21 May 2010

Caveat Subscriptor - a cautionary tale of a new breed of suspensive conditions

There appear to be two species of suspensive conditions: the first, benign and simply a means to ensure that a contract only becomes effective once all the necessary pre-requisites are in place and the second (the new suspensive condition), a dangerous clause importing strict liability into that portion of the contract that is not suspended by the new suspensive condition - that is the condition itself.

The Supreme Court of Appeal (SCA) in the case of Mia v Verimark Holdings (Pty) Ltd [2009] ZASCA 99, made a finding that should alert the astute businessperson to a potential danger in the new suspensive condition. The following paragraphs intend to highlight what clients and attorneys should be aware of before signing a contract containing such a condition. Mia was faced with the second species of the clause. A proviso in the clause provided the following:

"Purchaser shall be liable to the Seller for the costs incurred by the Seller in respect of the drafting, negotiation and signature of this Agreement and any other damages suffered by the Seller as a result of such non-fulfilment."

The effect of the proviso in the new suspensive condition creates a contractual undertaking within the clause dealing with the suspensive condition itself, for liability to the Seller if the Purchaser fails to fulfil the new suspensive condition whether or not the Purchaser is at fault for such a failure. Any argument on the part of the Purchaser that he is not liable will fail, due to the fact that the contractual obligation is effective the moment he fails to fulfil the condition. The provision falls within the new suspensive condition itself and is unaffected by any suspension in relation to the remainder of the agreement.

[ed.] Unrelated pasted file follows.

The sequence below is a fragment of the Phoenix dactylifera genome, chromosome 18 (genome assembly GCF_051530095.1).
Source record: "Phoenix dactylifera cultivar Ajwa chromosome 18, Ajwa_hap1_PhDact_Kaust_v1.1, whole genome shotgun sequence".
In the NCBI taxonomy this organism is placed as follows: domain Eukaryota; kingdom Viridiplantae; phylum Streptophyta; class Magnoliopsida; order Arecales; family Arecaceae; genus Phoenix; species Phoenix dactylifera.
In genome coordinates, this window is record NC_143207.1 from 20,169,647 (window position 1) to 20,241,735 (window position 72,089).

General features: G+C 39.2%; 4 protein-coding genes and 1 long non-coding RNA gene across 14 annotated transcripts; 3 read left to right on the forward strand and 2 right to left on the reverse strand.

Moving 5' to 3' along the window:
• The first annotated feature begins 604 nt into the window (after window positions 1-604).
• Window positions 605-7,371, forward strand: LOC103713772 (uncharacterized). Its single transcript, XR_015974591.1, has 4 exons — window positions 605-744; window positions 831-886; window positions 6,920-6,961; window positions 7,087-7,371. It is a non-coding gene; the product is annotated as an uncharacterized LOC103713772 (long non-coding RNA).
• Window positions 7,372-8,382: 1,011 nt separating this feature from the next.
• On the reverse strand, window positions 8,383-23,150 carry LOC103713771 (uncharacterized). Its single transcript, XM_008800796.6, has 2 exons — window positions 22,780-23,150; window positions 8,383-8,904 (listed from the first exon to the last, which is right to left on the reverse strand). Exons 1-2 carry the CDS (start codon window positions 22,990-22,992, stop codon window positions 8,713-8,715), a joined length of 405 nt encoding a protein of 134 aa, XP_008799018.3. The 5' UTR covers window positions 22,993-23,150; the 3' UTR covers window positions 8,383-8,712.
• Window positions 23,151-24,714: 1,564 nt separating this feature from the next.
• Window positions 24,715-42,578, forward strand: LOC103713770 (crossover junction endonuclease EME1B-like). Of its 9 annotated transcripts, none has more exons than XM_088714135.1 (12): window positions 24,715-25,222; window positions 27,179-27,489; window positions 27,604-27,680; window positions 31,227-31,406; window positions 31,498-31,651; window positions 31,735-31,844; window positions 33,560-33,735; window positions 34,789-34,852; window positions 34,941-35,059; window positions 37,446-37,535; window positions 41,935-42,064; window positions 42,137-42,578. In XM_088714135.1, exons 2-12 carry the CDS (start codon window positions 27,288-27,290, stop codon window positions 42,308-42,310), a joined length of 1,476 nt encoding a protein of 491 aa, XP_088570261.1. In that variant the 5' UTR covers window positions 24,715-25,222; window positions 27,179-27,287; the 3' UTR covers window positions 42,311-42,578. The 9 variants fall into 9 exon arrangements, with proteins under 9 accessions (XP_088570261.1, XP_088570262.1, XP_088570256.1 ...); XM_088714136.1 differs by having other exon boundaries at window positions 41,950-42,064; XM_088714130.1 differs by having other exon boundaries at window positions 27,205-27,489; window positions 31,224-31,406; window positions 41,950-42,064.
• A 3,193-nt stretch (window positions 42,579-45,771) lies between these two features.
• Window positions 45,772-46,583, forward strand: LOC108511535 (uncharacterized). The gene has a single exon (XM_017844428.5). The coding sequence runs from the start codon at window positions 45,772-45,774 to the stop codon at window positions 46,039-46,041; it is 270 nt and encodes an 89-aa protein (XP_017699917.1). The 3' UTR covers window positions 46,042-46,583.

This type of strict liability has undesirable implications for the Purchaser. The damages that could be suffered by the Seller could be extremely wide and the liability of the Purchaser equally wide, should the condition fail. What saved Mia in this case is that Verimark failed to prove the damages it alleged it had suffered. However, a Seller worth its salt in the market may soon get wind of this judgment and may include in the contract, a list of possible heads of damage it may suffer as a result of non-fulfilment of the condition, making proving those damages more likely.

Should people be aware of the possible strict liability that can be hidden in plain sight within the new suspensive condition, then part of the Purchaser's battle is won. Suspensive conditions can vary greatly in content and form, but it may serve the cautious Purchaser well to caste a wary eye over any suspensive condition that it may encounter.

Pieter Conradie, Director
Dispute Resolution: Litigation, Arbitration and Mediation

and

Neil Comte, Candidate Attorney
Dispute Resolution: Litigation, Arbitration and Mediation

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